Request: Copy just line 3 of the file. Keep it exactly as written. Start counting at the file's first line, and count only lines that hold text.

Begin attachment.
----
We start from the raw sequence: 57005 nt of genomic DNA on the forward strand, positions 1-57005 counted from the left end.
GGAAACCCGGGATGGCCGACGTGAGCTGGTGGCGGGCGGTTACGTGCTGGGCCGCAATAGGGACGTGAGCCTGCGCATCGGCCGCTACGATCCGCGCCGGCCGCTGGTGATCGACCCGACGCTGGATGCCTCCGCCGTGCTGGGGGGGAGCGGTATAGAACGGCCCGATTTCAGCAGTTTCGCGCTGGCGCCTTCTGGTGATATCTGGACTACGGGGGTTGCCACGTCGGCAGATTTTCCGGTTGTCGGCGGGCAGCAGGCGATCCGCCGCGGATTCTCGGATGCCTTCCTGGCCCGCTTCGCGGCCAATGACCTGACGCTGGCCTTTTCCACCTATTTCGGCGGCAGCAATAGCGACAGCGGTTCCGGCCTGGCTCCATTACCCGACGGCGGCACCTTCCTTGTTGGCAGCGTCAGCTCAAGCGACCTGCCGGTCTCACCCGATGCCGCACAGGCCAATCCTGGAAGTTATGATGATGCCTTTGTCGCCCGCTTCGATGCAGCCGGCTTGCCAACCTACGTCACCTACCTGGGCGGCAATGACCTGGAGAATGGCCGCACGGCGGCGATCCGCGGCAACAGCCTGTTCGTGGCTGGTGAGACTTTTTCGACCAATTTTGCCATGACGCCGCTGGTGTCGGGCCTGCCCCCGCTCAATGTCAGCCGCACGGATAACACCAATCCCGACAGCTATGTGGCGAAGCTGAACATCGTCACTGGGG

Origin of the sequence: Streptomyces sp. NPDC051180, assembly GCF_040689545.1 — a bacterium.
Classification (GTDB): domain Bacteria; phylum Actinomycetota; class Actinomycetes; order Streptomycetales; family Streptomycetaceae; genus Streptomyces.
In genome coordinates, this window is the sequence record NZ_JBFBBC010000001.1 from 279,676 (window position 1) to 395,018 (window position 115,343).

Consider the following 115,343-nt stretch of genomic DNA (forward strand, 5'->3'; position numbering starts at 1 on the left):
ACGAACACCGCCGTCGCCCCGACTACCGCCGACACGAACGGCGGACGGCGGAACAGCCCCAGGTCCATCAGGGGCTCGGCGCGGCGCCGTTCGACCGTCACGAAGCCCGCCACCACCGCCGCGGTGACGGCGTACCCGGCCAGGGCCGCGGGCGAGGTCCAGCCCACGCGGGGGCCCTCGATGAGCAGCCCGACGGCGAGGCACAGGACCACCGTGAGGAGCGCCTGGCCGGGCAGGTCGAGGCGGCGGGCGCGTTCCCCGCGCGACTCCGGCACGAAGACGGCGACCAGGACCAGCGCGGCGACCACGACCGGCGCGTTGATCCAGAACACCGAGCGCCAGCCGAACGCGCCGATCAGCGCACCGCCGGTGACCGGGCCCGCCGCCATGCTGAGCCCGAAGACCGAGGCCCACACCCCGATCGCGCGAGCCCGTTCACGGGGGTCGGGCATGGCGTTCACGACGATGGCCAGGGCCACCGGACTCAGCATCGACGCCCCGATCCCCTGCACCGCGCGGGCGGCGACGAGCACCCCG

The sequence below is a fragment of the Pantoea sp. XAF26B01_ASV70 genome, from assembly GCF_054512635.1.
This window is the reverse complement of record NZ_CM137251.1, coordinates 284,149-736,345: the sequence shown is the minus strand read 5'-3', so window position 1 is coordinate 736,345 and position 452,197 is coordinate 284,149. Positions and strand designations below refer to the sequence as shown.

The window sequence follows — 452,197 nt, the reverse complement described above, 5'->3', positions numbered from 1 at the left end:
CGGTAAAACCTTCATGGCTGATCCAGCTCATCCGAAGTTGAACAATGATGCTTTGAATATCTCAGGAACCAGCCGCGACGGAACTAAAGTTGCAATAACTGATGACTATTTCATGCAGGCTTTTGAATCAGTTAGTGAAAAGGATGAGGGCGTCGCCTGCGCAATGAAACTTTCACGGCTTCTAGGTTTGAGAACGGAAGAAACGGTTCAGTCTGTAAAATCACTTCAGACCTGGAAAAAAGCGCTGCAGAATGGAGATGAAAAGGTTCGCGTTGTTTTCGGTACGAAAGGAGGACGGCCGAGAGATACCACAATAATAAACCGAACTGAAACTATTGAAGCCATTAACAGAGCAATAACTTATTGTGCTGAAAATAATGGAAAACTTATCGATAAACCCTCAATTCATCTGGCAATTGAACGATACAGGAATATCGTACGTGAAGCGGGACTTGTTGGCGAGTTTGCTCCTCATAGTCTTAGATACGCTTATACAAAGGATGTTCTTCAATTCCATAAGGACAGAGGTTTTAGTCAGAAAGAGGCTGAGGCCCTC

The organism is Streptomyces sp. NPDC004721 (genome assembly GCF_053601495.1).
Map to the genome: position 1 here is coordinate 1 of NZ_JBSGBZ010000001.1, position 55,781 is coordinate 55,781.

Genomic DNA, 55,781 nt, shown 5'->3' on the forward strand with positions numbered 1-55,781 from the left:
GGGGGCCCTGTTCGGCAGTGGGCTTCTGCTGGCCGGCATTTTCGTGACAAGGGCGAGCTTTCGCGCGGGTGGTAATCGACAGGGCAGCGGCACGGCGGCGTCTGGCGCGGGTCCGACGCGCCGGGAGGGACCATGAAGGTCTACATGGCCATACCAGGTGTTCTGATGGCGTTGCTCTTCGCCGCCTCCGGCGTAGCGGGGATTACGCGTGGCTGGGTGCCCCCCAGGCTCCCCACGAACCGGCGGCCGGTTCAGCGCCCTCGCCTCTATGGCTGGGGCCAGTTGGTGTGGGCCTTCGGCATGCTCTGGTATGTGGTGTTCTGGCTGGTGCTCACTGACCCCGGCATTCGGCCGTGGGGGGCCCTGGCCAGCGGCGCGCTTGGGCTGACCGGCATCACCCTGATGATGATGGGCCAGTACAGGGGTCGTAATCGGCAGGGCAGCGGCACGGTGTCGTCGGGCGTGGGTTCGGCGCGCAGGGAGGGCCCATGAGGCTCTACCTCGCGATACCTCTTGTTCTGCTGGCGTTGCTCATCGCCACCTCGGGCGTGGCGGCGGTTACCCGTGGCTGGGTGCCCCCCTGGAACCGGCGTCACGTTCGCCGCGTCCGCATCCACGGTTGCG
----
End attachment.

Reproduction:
Origin of the sequence: Streptomyces sp. NPDC051180, assembly GCF_040689545.1 — a bacterium.